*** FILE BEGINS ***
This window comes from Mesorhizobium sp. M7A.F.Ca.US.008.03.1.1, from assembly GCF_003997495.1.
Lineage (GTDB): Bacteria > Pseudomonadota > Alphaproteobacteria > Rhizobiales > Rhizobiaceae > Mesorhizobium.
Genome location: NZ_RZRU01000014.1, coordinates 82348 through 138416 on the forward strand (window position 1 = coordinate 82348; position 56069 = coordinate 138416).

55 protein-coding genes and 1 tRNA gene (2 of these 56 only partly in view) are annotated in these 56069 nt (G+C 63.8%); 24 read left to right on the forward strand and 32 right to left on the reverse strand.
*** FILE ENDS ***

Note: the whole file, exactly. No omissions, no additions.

This window comes from Mesorhizobium sp. M7A.F.Ca.US.008.03.1.1, from assembly GCF_003997495.1.
Lineage (GTDB): Bacteria > Pseudomonadota > Alphaproteobacteria > Rhizobiales > Rhizobiaceae > Mesorhizobium.
Genome location: NZ_RZRU01000014.1, coordinates 82348 through 138416 on the forward strand (window position 1 = coordinate 82348; position 56069 = coordinate 138416).

55 protein-coding genes and 1 tRNA gene (2 of these 56 only partly in view) are annotated in these 56069 nt (G+C 63.8%); 24 read left to right on the forward strand and 32 right to left on the reverse strand.